EMS Annual Meeting Abstracts
Vol. 20, EMS2023-400, 2023, updated on 06 Sep 2023
EMS Annual Meeting 2023
© Author(s) 2023. This work is distributed under
the Creative Commons Attribution 4.0 License.

Better accounting of droughts in long-range inflows scenarios with TULIP

David Horsley1, James Bennett2, Andrew Schepen3, and David Robertson2
David Horsley et al.
  • 1Hydro Tasmania, Hobart, Australia (david.horsley@hydro.com.au)
  • 2CSIRO, Environment, Clayton, Australia (james.bennett@csiro.au)
  • 3CSIRO, Environment, Dutton Park, Australia (andrew.schepen@csiro.au)

Many water management agencies rely on stochastic inflow scenarios to plan water operations. For example, Hydro Tasmania, Australia’s largest hydropower generator and water manager, relies on 20+ year inflow scenarios to assess the long-range sustainability of their power generation system. A variety of methods are available for stochastic data generation, but many assume a stationary climate. In locations where inflow has long-term trends, assuming a stationary climate in stochastic data generation is likely to underestimate future wet or dry extremes, in particular for sequences of dry or wet months or years.

To address this issue, we have developed the Trend and Uncertainty in Long Inflow Predictions (TULIP) model. TULIP is a Bayesian model that generates long-range predictions of inflows at the monthly time step. TULIP accounts for:

  • Heteroscedasticity and skew in inflow data by using data transformation with the sinh-arcsinh transformation, and zero values with censoring
  • Spatial correlation between inflow sites
  • Autocorrelation using a first-order autoregressive model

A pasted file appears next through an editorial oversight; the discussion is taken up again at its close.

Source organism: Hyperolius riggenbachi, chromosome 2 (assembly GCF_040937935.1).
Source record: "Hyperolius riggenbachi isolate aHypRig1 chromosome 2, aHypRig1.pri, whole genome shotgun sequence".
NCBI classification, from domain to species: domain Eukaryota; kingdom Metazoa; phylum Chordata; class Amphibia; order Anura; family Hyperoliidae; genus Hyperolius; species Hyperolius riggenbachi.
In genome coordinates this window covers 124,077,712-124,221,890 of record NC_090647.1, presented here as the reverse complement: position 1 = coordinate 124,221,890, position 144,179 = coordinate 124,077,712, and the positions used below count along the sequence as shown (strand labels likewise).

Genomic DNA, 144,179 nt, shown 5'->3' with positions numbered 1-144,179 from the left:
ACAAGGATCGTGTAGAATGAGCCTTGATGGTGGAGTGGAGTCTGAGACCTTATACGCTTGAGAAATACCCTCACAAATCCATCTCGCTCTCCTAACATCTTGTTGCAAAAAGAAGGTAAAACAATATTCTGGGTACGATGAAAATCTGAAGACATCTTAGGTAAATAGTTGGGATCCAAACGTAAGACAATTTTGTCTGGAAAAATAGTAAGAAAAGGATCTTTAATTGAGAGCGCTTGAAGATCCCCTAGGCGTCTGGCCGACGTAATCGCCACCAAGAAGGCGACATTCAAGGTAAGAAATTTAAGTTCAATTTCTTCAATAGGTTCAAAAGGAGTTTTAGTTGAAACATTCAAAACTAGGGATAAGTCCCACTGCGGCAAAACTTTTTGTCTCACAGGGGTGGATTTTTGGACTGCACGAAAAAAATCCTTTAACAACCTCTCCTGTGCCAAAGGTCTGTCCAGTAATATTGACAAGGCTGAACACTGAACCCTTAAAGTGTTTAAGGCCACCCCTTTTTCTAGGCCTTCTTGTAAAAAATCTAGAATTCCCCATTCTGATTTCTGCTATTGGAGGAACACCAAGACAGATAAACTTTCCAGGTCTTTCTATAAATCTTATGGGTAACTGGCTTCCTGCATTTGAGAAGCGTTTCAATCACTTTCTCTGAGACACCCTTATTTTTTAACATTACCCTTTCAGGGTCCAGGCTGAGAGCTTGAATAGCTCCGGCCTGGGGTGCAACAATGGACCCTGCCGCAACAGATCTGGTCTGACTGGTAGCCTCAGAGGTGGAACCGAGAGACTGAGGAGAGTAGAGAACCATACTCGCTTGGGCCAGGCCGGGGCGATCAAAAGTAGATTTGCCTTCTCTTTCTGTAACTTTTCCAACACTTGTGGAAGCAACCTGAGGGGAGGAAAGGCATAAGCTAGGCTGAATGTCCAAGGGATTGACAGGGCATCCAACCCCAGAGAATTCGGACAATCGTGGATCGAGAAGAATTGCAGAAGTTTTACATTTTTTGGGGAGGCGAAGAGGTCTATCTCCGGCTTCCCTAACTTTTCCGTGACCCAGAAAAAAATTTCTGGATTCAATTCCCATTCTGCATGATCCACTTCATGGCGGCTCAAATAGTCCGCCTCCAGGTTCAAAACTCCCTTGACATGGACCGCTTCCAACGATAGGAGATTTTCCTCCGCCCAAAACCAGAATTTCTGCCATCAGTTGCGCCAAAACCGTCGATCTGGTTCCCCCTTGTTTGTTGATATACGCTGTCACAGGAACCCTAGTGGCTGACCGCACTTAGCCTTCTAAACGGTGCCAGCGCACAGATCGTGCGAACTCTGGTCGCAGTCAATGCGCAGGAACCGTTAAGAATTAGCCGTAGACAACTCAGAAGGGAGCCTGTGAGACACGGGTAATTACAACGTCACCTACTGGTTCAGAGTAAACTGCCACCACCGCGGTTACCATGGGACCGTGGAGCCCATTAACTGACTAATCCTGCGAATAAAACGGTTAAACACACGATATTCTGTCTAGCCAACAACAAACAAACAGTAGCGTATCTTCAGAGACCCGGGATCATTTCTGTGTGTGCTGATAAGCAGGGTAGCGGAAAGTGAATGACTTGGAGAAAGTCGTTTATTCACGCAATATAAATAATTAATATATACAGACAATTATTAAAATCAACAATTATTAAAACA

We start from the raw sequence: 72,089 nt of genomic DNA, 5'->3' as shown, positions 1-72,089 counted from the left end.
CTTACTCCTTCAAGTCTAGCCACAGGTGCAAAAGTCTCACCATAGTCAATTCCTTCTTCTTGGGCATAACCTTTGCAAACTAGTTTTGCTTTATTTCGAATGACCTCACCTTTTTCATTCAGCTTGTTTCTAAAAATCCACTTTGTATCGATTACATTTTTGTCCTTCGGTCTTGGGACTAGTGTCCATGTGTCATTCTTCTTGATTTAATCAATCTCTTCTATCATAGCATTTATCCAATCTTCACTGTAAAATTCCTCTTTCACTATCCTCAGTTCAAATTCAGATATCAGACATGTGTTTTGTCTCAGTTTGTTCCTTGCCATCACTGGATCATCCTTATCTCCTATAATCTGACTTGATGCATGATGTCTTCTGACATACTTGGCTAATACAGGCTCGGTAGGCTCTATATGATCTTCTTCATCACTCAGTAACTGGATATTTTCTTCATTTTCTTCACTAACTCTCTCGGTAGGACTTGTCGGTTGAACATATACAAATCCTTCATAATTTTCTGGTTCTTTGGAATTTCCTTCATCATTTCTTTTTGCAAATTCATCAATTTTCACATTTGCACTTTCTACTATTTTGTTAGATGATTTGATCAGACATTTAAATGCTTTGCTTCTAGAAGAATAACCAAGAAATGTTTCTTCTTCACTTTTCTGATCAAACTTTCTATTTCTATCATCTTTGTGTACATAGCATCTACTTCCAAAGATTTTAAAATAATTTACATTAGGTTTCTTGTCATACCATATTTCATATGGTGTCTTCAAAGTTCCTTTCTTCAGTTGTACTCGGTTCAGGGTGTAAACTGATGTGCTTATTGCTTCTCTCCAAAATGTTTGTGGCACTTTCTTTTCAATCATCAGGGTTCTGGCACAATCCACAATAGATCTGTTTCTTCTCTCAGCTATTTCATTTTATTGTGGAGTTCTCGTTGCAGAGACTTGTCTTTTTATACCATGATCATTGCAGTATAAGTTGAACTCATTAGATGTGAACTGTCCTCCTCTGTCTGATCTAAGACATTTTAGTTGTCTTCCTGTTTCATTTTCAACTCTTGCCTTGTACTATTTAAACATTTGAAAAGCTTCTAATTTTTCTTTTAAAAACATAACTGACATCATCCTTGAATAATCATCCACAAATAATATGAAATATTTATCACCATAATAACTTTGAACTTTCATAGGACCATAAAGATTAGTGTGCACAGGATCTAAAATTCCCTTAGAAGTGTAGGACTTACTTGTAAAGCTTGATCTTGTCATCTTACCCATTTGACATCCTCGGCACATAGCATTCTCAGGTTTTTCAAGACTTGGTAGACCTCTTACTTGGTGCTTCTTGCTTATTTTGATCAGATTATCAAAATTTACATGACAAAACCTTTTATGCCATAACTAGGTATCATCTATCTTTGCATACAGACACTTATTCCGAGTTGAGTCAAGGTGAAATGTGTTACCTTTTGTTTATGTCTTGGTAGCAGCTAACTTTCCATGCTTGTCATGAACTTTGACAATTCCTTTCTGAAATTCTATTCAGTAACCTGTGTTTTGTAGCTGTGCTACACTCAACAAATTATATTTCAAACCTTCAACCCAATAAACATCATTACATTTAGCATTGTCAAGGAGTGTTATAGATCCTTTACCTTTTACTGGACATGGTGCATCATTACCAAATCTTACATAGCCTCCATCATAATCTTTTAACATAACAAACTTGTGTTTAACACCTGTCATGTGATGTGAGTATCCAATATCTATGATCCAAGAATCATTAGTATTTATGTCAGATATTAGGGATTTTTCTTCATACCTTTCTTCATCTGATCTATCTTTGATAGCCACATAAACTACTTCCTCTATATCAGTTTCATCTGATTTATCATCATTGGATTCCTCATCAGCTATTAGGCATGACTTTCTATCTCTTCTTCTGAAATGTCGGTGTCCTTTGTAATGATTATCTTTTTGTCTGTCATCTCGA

• Linear trend in inflow
  • Seasonal variation in properties (1)-(4), using Fourier series to control the parameters

TULIP is being implemented operationally by Hydro Tasmania to replace its existing method of generating stochastic scenarios, which assumes a stationary climate. At sites with long-term trends in historical inflow, we show that TULIP produces more reliable long-range predictions than is possible if a stationary climate is assumed. This allows TULIP to produce sharper ensembles and more realistic projections of future drought, allowing Hydro Tasmania to better plan for the long-range sustainability of its system. In this presentation we describe the TULIP model and its performance. We also discuss future plans to incorporate information on inflow trends from global and regional climate models into TULIP.

How to cite: Horsley, D., Bennett, J., Schepen, A., and Robertson, D.: Better accounting of droughts in long-range inflows scenarios with TULIP, EMS Annual Meeting 2023, Bratislava, Slovakia, 4–8 Sep 2023, EMS2023-400, https://doi.org/10.5194/ems2023-400, 2023.